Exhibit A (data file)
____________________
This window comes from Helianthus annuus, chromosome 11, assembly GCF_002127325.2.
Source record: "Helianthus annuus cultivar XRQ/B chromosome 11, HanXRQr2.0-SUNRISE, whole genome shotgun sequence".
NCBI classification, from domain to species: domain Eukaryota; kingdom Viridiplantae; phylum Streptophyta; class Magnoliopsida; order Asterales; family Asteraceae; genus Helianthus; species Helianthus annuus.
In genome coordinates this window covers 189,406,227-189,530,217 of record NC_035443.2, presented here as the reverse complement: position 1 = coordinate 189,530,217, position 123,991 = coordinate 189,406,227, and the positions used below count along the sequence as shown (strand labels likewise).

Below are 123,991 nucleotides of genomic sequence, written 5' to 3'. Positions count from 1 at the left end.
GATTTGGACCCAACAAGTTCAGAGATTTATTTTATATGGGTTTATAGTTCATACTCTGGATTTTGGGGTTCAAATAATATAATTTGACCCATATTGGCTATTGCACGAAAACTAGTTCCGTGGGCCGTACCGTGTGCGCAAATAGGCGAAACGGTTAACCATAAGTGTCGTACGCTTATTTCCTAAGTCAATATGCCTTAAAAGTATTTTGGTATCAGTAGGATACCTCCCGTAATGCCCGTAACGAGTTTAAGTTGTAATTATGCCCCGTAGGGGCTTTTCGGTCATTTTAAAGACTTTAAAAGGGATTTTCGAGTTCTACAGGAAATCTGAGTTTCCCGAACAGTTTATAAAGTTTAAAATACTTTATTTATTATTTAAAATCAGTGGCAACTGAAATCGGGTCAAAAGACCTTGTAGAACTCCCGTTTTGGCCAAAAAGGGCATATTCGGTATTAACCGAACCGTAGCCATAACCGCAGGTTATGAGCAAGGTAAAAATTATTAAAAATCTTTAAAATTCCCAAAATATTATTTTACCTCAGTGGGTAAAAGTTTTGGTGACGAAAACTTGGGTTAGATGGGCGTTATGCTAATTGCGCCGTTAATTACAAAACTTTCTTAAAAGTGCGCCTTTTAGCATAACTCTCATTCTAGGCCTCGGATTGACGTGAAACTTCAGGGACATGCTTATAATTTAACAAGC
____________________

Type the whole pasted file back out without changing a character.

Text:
This window comes from Helianthus annuus, chromosome 11, assembly GCF_002127325.2.
Source record: "Helianthus annuus cultivar XRQ/B chromosome 11, HanXRQr2.0-SUNRISE, whole genome shotgun sequence".
NCBI classification, from domain to species: domain Eukaryota; kingdom Viridiplantae; phylum Streptophyta; class Magnoliopsida; order Asterales; family Asteraceae; genus Helianthus; species Helianthus annuus.
In genome coordinates this window covers 189,406,227-189,530,217 of record NC_035443.2, presented here as the reverse complement: position 1 = coordinate 189,530,217, position 123,991 = coordinate 189,406,227, and the positions used below count along the sequence as shown (strand labels likewise).

Below are 123,991 nucleotides of genomic sequence, written 5' to 3'. Positions count from 1 at the left end.
GATTTGGACCCAACAAGTTCAGAGATTTATTTTATATGGGTTTATAGTTCATACTCTGGATTTTGGGGTTCAAATAATATAATTTGACCCATATTGGCTATTGCACGAAAACTAGTTCCGTGGGCCGTACCGTGTGCGCAAATAGGCGAAACGGTTAACCATAAGTGTCGTACGCTTATTTCCTAAGTCAATATGCCTTAAAAGTATTTTGGTATCAGTAGGATACCTCCCGTAATGCCCGTAACGAGTTTAAGTTGTAATTATGCCCCGTAGGGGCTTTTCGGTCATTTTAAAGACTTTAAAAGGGATTTTCGAGTTCTACAGGAAATCTGAGTTTCCCGAACAGTTTATAAAGTTTAAAATACTTTATTTATTATTTAAAATCAGTGGCAACTGAAATCGGGTCAAAAGACCTTGTAGAACTCCCGTTTTGGCCAAAAAGGGCATATTCGGTATTAACCGAACCGTAGCCATAACCGCAGGTTATGAGCAAGGTAAAAATTATTAAAAATCTTTAAAATTCCCAAAATATTATTTTACCTCAGTGGGTAAAAGTTTTGGTGACGAAAACTTGGGTTAGATGGGCGTTATGCTAATTGCGCCGTTAATTACAAAACTTTCTTAAAAGTGCGCCTTTTAGCATAACTCTCATTCTAGGCCTCGGATTGACGTGAAACTTCAGGGACATGCTTATAATTTAACAAGC